Diet vs. regular soda

“Diet soda has been shown to have similar negative effects to regular soda and should also be consumed in moderation or avoided for healthy dietary patterns.”
— Jacquelyn Davis, registered dietitian

It is important to note there is a difference between diet soda and regular soda.

“The evidence for the harmful health effects of regular soda is overwhelming, but the evidence for the effects of artificial sweeteners on health is less clear,” said Dr. Aggarwal. “Recent studies do show associations between diet soda and increased risk for obesity, type 2 diabetes, and hypertension, but the magnitude of these associations is weaker than those for regular soda.”

“Also, it’s not known if people are switching to diet soda from regular because they have already noticed increased weight or other adverse health effects,” Dr. Aggarwal said.

Experts recommend cutting out soda altogether.

“Whether it’s diet or regular soda, you should ideally cut them out of your diet and replace them with water and unprocessed fruit juices,” Dr. Hmoud stated.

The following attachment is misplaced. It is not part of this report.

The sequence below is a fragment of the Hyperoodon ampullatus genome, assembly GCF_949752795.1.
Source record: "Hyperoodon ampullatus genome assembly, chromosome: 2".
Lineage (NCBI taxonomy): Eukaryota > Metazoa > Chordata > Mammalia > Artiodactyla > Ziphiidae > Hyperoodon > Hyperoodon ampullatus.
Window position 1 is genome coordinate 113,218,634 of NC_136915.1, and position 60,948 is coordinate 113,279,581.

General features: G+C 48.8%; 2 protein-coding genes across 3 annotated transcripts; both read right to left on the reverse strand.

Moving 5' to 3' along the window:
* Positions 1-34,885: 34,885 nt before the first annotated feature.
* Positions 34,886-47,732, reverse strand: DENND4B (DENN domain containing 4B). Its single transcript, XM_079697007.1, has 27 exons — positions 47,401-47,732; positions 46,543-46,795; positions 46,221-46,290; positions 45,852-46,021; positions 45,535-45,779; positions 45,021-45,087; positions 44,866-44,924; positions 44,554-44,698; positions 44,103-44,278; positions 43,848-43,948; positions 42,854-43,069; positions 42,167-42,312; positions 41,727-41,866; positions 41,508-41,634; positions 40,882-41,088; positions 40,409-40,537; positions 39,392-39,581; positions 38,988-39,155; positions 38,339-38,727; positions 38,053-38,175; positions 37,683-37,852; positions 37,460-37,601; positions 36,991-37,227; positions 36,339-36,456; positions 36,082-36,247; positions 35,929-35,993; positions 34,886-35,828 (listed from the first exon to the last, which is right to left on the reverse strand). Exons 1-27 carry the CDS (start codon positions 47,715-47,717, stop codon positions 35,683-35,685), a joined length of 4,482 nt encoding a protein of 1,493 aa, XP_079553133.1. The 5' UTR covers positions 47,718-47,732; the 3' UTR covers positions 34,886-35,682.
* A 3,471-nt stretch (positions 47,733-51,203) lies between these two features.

As a general dietary guideline, it’s best to limit added sugar consumption.

“The American Heart Association provides specific recommendations for upper limits on added sugar intake, including up to 6 teaspoons of added sugar per day for women and 9 teaspoons of added sugar for men,” Dr. Aggarwal explained.

“One can of soda contains about 10 teaspoons of added sugar. Most public health organizations recommend sticking to under 12 ounces of sugar-sweetened beverages per week, which is equivalent to 1 can of soda per week.”
— Dr. Brooke Aggarwal

Too much added sugar can lead to chronic inflammation and obesity, which can raise the risk of developing cardiovascular disease.

Experts advise people to avoid soda completely and drink water, and coffee or tea without added sugar.

When it comes to healthy beverage choices, there are a variety of options.

“The best thing to drink is water, plain or sparkling, and flavored with fruit slices if needed,” said Dr. Aggarwal. “Coffee or tea without added sugar is also fine. Smoothies made with real fruit and milk are also a great choice.”

Davis recommended water infused with natural flavors (such as cucumber, lemon, etc.), herbal teas, or sparkling waters.